Arty Naksan Park

The murals, mosaics, metal statues and quirky illustrated road signs make Naksan Park intriguing, especially if you have a curious gaze. It is nestled on a granite mountain, quietly observing the bustle below. Naksan Park resembles a camel’s hump: ‘nakta’ in Korean means camel, while ‘san’ means mountain. Look out for the mosaic of a camel on your way along the alleyways to the top. Amble through the theatre neighbourhood to get there. I encountered ‘Monsieur Chat’ – the yellow cheshire cat by graffiti artist Thomas Vuille, which I also spied in Paris. This particular one was ‘naughtified’ (yes, I know that’s not a real word, but you’ll see what I mean).

During Japan’s colonial rule, rapid urban development resulted in most of the hill being demolished. The park was established in 2002 to preserve the remaining green belt. The art initiative allows residents and artists to express their creativity. It is also a space for healing and renewal as locals beautify the area. A painting of angels in Naksan Park caused such a buzz from sightseers – after it was broadcast on national television – that locals claimed it disrupted their peace. Sadly, they have been erased, but there are many other murals of flowers, romancing couples and wire art to make your walk delightful. And each time I visit there is a new artwork or a reworked piece to admire.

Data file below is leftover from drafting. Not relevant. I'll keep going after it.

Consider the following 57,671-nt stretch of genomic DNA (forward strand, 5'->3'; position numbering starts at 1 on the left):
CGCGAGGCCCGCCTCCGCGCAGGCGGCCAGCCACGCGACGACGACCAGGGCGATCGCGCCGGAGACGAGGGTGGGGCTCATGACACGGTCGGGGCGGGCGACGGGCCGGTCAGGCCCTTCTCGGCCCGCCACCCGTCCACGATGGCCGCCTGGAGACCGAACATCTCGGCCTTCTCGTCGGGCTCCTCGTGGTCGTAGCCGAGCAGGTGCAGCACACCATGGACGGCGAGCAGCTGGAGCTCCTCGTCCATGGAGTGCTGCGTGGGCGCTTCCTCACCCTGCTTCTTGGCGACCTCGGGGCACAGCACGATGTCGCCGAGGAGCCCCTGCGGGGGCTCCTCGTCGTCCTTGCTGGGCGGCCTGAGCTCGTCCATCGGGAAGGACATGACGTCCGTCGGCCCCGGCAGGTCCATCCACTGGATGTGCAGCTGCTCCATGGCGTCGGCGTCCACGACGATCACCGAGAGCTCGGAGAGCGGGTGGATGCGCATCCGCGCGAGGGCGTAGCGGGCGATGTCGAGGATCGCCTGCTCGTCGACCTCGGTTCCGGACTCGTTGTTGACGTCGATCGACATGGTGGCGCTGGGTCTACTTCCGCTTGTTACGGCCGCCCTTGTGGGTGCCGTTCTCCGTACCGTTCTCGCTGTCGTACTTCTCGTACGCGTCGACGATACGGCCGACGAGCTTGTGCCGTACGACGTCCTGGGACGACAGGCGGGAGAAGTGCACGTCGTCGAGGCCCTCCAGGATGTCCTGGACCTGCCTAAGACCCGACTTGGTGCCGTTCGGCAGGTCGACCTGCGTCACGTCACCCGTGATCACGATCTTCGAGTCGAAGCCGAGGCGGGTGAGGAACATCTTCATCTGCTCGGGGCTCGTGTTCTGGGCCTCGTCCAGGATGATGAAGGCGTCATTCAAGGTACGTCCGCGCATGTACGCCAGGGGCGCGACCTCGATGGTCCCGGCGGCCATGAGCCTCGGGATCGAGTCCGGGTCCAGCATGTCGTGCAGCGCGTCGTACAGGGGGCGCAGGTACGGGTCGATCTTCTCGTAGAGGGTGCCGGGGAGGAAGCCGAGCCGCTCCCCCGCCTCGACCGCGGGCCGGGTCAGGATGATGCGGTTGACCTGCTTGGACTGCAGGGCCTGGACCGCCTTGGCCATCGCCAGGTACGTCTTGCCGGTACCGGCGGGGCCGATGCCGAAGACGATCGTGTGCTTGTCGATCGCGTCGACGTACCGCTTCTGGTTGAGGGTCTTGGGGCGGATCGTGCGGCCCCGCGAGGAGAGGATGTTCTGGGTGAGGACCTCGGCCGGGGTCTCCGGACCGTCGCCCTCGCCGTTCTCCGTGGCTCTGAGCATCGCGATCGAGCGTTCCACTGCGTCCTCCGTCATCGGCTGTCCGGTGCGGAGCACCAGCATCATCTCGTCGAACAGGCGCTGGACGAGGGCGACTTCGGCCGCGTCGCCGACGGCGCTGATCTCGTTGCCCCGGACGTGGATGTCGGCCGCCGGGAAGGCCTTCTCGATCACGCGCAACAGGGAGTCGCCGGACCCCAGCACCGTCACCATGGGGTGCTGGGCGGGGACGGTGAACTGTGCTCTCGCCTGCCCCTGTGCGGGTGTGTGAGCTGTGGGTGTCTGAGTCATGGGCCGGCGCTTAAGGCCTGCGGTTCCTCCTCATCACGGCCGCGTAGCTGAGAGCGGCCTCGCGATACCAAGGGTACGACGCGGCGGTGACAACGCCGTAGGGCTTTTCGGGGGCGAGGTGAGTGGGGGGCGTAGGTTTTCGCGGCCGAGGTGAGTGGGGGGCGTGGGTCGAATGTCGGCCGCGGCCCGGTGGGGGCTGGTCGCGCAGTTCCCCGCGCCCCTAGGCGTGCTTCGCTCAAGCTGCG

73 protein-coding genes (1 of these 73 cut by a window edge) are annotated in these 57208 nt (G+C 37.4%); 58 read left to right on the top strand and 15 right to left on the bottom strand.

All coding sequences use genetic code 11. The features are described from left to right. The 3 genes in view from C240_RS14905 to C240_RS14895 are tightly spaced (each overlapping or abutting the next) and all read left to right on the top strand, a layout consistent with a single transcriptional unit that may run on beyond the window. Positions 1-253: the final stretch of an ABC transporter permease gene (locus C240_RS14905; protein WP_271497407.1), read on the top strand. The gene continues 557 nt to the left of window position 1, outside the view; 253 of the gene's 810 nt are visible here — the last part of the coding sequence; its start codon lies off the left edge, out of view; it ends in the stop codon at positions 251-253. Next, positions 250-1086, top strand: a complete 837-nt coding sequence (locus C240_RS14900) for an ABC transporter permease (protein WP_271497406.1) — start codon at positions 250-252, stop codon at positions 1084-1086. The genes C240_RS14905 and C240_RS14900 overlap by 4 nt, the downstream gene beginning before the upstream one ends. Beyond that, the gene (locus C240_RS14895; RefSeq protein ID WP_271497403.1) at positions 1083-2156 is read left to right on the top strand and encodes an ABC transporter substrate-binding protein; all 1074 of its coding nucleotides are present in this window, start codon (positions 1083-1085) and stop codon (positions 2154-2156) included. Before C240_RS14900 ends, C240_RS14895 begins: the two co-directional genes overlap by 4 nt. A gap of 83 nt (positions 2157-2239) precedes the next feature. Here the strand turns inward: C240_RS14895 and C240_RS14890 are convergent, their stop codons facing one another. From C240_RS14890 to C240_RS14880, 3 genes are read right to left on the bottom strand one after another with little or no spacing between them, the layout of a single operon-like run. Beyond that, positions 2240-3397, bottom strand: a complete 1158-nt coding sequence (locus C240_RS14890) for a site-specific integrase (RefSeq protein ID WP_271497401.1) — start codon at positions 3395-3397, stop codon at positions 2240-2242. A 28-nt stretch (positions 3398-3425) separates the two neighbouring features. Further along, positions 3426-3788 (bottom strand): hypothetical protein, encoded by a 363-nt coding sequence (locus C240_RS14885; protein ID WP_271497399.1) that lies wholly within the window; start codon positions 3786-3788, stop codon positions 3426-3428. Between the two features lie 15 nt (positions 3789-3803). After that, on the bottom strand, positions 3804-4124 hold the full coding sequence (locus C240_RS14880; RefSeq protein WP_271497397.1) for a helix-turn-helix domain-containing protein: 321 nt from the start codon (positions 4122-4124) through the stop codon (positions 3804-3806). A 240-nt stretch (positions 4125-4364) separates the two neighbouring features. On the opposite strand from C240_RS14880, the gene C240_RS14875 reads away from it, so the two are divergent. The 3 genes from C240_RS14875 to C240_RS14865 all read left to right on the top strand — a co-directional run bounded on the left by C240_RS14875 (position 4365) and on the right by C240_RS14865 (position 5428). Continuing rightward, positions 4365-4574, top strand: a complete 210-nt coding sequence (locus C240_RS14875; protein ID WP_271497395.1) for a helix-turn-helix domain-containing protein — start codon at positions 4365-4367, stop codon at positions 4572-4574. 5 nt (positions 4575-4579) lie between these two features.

Birds are aflutter on the stairs, which they use as a platform to gain flight. Another stairway, which seems as if it were about to crumble like an ill-balanced stack of Jenga, is decorated with flowers. Naksan Park has become a sought after location for photography shoots. My measured steps ensure that I don’t pass anything without admitting it.

How to get there: Take subway line 4 to Hyehwa Station (Line 4, Exit 2). After passing Dongsung police station on your left hand side, you will see a sign directing you to Naksan Park. It’s about a 10-minute walk. And here are the directions form KTO: go straight for 200m, then turn left onto Dongsung-gil Street. Go straight for 200m, then turn left at Lock Museum. Go straight for 50m, then turn right onto Naksan Gongwon-gil Street. Follow the same street up the hill for 300m to arrive at Naksan Park.

Iga Motylska

Iga Motylska is a Johannesburg-based freelance writer, photojournalist, sub-editor and blogger. She is published in numerous local and international publications, including: Forbes Africa, Forbes Woman Africa, Forbes Life Africa, CNBC Africa, Ventures Africa, Marie Claire, Sawubona, AA Traveller, Fastjet inflight magazine and Seoul Magazine among numerous others. Her editorial interests range from documenting the entrepreneurial spirit to women's and human rights issues, environmental affairs and of course travel writing.

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